* My favorite of the top DTs. Undersized at only 5115, 290. Has played NT and DT. Plays as hard as any other player in the nation. Makes tackles all over the field. Great effort. Won’t give up on a play. Fought through regular double teams. Quick and fast. He can be effective as the NT and clog things up or he can line up in a 3 technique and rush the passer. Moves well laterally as well as upfield. Uses his hands to really fight the OL. Has a wrestling background and it shows. Very consistent. Double digit TFLs and 5 or more sacks the last 3 years. Low Wonderlic score is a bit of a concern, but plays smart.

* Mike is disruptive. He gets upfield and has a non-stop motor. He had one very impressive play the other day. Mike shot upfield at the snap. The team ran a draw on him. He saw the RB, stopped on a dime, reversed direction, and made the tackle. My kind of DT.


Very active. Very productive. Can get off blocks. Good at shooting gaps. Excellent range. Makes plays all over the field. Around the ball a lot. Shows good cover skills. Can handle WRs on crossing routes. Good tackler. Will hang tough inside and make tackles. Stout. Can slip blocks or take on an OL. Can come off the edge and blitz or just attack upfield. Physical with TEs and WRs in coverage. Ran over a G on one play and was able to get in on a sack. Matt is a lot of fun to watch. He just seems to make things happen. He can be an impact player on STs immediately. Jim Johnson said he’s gonna let Matt have a shot at being in the Nickel package. It will not surprise me in the least to see Matt earn that spot and play well. I know a lot of Eagles fans are curious about him because of the struggles of Quinton Caver and Barry Gardner. Caver was an underachiever and Barry was a limited athlete. Matt was an overachiever and also is a good athlete. Plus, he’s a perfect fit for WLB.

Old Notes: I was shocked when this kid declared for the Draft as a Junior. He hadn’t stood out to me as a big enough star to make the move. Did finish 2nd on the team in tackles and had 9.5 TFLs and 3 sacks. Good year, but not headlines material. I popped in the tape and was very impressed.

Matt is very emotional. He is fiery and a trash talker. He flies around on the field. Good speed and quickness. Did well vs OL even though he’s only in the 225 range. Good change of direction ability. Played WLB, but in SDSU’s scheme, that sometimes up him in a position like ILB. Took on Michigan FB Kevin Dudley on one play and stuffed him. Had 18 tkls vs Mich. Light on his feet. Moves very well. Looked good in zone coverage. Came on a blitz from the outside on one play. Saw that it was a draw. As soon as he saw the RB, he quickly turned and made the tackle. Excellent recognition. Fired upfield, but stayed under control. Matt would play WLB in Philly. Could play early on as a nickel LB and STer.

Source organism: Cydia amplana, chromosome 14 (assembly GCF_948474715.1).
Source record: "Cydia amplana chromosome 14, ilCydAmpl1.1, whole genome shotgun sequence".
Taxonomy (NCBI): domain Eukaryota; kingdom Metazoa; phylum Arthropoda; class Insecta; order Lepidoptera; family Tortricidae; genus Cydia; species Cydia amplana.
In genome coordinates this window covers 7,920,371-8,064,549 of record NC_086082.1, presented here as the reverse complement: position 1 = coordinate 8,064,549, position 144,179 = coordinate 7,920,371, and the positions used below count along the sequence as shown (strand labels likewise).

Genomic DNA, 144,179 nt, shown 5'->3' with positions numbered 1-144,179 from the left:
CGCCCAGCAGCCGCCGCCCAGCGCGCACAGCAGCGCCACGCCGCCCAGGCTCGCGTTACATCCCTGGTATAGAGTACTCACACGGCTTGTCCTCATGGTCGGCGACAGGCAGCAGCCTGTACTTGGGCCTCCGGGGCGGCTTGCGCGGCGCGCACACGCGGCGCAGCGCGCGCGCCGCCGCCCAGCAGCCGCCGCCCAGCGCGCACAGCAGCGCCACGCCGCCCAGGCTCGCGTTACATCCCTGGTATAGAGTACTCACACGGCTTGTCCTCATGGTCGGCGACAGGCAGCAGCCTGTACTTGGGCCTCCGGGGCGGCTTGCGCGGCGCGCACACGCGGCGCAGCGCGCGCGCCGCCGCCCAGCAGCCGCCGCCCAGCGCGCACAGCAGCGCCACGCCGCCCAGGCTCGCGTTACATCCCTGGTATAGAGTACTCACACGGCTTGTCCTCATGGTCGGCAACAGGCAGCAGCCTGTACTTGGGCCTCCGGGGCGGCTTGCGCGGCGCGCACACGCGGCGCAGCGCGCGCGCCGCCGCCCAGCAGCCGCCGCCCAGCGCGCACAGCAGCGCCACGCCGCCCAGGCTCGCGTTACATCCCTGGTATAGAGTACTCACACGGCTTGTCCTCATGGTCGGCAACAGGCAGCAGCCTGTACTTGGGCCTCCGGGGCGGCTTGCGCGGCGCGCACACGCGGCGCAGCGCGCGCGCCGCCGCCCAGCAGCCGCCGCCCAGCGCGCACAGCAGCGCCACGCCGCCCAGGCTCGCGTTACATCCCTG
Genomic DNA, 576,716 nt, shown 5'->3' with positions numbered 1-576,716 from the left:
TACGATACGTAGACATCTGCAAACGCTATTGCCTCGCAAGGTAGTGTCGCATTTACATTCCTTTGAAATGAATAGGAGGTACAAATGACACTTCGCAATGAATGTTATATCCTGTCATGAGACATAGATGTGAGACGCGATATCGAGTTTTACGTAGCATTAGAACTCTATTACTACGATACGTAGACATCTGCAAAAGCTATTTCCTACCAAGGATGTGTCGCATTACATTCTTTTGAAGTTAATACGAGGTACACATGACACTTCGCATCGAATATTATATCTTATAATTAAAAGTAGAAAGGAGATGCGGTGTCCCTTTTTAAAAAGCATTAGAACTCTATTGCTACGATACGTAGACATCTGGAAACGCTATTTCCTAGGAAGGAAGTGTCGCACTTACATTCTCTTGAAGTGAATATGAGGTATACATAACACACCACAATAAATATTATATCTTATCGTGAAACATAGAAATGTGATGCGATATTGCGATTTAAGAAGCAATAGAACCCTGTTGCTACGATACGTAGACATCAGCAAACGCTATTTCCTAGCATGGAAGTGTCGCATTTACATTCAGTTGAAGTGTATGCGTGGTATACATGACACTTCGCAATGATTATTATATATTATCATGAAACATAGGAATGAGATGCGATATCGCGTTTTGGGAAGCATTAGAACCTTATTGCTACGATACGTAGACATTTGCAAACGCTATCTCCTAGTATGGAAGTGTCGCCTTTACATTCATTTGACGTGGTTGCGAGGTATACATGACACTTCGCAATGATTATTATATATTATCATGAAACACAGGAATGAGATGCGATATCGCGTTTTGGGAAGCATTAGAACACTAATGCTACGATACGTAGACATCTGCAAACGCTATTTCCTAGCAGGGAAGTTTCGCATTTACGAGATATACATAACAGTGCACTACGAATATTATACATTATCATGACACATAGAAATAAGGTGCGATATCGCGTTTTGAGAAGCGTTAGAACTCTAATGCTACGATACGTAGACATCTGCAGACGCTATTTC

Highly underrated prospect. I really believe in this kid’s ability. He can be a starting RB in the NFL. Has more RB potential than Westbrook. Brian is more versatile and a better receiver, but Ryan is a legitimate high quality RB. Averaged 20 carries a game the last two years and can be a workhorse type back. He is not just a scatback.

He has excellent vision. Very good instincts. He can start a play one way and then bounce it the other direction. Seems to feel where the hole is going to be. Runs east-west to get to daylight, but then cuts upfield quickly. Fast enough to get outside, but strong enough to run inside. Very light on his feet. That allows him to change directions quickly. He can make guys miss. What surprises you is how many tackles he breaks. He’s only 5’8, but compounds that by running low. Makes a very hard target for defenders to get a good shot on. Deceptively strong. Guys will hit him, but just slide off him. Great balance. Mainly ran out of a one-back set. He’ll have to adjust to the I-formation and a lead blocker. I watched part of the SMU game. Ryan had a bad ankle. Had a 9 yd TD run that was pretty impressive, especially considering the ankle. Started to the right, but saw defenders in his way. Cut to the left. Bounced it all the way outside. Once he got around the edge defender, turned upfield with an excellent burst. Flew into the endzone. Also had a 72 yd TD in that game. Bounced a short yardage play outside. The FS came over to tackle him, but Ryan accelerated so quickly that the S had no angle on the play. The S actually made the right read and started off well, but Moats extra gear got him upfield and took away the angle. While he isn’t tall, he does have a solid build. Has muscular lower legs and good arms. Did 19 reps at the Combine. I didn’t get to see him catch many passes, but he looked very natural on the couple I saw. Should be ideal on screen passes. Inconsistent as a pass blocker. Made one outstanding play where he cut a blitzer and got the guy on the ground. Did struggle with trying to block a DE. Gave okay effort, but has to sustain the block longer than he did. Has a good stiff arm. Most of the big plays I saw came to the left side. I very much like his demeanor. Doesn’t go crazy when he scores a TD. Celebrates for a second, but nothing flashy. Hands the ball to the ref and heads for the sideline. When you see him on the sideline, he seems to be focused on the game. Talks to the coaches a lot.